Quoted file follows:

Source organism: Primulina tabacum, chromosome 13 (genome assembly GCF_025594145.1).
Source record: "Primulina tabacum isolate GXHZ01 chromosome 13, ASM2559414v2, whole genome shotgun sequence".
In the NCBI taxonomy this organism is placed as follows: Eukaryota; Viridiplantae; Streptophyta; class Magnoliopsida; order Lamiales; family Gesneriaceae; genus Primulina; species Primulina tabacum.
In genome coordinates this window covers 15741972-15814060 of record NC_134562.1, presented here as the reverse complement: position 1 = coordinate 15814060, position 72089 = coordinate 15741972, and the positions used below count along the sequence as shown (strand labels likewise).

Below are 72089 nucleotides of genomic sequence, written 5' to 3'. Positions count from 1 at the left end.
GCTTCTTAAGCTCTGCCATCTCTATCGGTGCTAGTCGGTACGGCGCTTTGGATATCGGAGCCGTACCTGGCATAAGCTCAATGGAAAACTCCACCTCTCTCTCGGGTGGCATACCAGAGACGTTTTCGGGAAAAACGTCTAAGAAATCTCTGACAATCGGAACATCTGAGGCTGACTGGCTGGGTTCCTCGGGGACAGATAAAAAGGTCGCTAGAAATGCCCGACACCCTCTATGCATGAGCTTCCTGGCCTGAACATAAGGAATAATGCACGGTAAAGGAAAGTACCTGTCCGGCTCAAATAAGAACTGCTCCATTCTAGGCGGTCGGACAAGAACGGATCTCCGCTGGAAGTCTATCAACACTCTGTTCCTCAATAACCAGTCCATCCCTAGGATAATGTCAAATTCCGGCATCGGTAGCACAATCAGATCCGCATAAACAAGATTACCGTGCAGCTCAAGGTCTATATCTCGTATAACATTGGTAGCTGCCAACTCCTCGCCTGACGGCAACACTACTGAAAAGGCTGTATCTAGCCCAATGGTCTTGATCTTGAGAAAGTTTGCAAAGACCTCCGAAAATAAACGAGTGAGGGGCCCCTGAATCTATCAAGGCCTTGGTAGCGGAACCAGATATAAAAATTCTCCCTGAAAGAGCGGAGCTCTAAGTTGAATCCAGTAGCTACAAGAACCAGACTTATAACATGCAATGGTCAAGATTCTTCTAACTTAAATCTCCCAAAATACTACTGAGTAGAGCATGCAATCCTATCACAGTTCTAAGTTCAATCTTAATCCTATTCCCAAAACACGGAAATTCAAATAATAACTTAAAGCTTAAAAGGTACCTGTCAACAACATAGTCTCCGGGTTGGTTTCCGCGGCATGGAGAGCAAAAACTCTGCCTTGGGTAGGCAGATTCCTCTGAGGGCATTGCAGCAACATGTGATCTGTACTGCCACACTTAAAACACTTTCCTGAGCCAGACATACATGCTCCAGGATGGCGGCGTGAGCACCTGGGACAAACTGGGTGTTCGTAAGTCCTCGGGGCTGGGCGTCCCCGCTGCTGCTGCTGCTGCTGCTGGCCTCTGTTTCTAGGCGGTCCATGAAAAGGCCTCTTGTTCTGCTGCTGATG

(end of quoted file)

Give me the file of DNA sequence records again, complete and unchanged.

Source organism: Primulina tabacum, chromosome 13 (genome assembly GCF_025594145.1).
Source record: "Primulina tabacum isolate GXHZ01 chromosome 13, ASM2559414v2, whole genome shotgun sequence".
In the NCBI taxonomy this organism is placed as follows: Eukaryota; Viridiplantae; Streptophyta; class Magnoliopsida; order Lamiales; family Gesneriaceae; genus Primulina; species Primulina tabacum.
In genome coordinates this window covers 15741972-15814060 of record NC_134562.1, presented here as the reverse complement: position 1 = coordinate 15814060, position 72089 = coordinate 15741972, and the positions used below count along the sequence as shown (strand labels likewise).

Below are 72089 nucleotides of genomic sequence, written 5' to 3'. Positions count from 1 at the left end.
GCTTCTTAAGCTCTGCCATCTCTATCGGTGCTAGTCGGTACGGCGCTTTGGATATCGGAGCCGTACCTGGCATAAGCTCAATGGAAAACTCCACCTCTCTCTCGGGTGGCATACCAGAGACGTTTTCGGGAAAAACGTCTAAGAAATCTCTGACAATCGGAACATCTGAGGCTGACTGGCTGGGTTCCTCGGGGACAGATAAAAAGGTCGCTAGAAATGCCCGACACCCTCTATGCATGAGCTTCCTGGCCTGAACATAAGGAATAATGCACGGTAAAGGAAAGTACCTGTCCGGCTCAAATAAGAACTGCTCCATTCTAGGCGGTCGGACAAGAACGGATCTCCGCTGGAAGTCTATCAACACTCTGTTCCTCAATAACCAGTCCATCCCTAGGATAATGTCAAATTCCGGCATCGGTAGCACAATCAGATCCGCATAAACAAGATTACCGTGCAGCTCAAGGTCTATATCTCGTATAACATTGGTAGCTGCCAACTCCTCGCCTGACGGCAACACTACTGAAAAGGCTGTATCTAGCCCAATGGTCTTGATCTTGAGAAAGTTTGCAAAGACCTCCGAAAATAAACGAGTGAGGGGCCCCTGAATCTATCAAGGCCTTGGTAGCGGAACCAGATATAAAAATTCTCCCTGAAAGAGCGGAGCTCTAAGTTGAATCCAGTAGCTACAAGAACCAGACTTATAACATGCAATGGTCAAGATTCTTCTAACTTAAATCTCCCAAAATACTACTGAGTAGAGCATGCAATCCTATCACAGTTCTAAGTTCAATCTTAATCCTATTCCCAAAACACGGAAATTCAAATAATAACTTAAAGCTTAAAAGGTACCTGTCAACAACATAGTCTCCGGGTTGGTTTCCGCGGCATGGAGAGCAAAAACTCTGCCTTGGGTAGGCAGATTCCTCTGAGGGCATTGCAGCAACATGTGATCTGTACTGCCACACTTAAAACACTTTCCTGAGCCAGACATACATGCTCCAGGATGGCGGCGTGAGCACCTGGGACAAACTGGGTGTTCGTAAGTCCTCGGGGCTGGGCGTCCCCGCTGCTGCTGCTGCTGCTGCTGGCCTCTGTTTCTAGGCGGTCCATGAAAAGGCCTCTTGTTCTGCTGCTGATG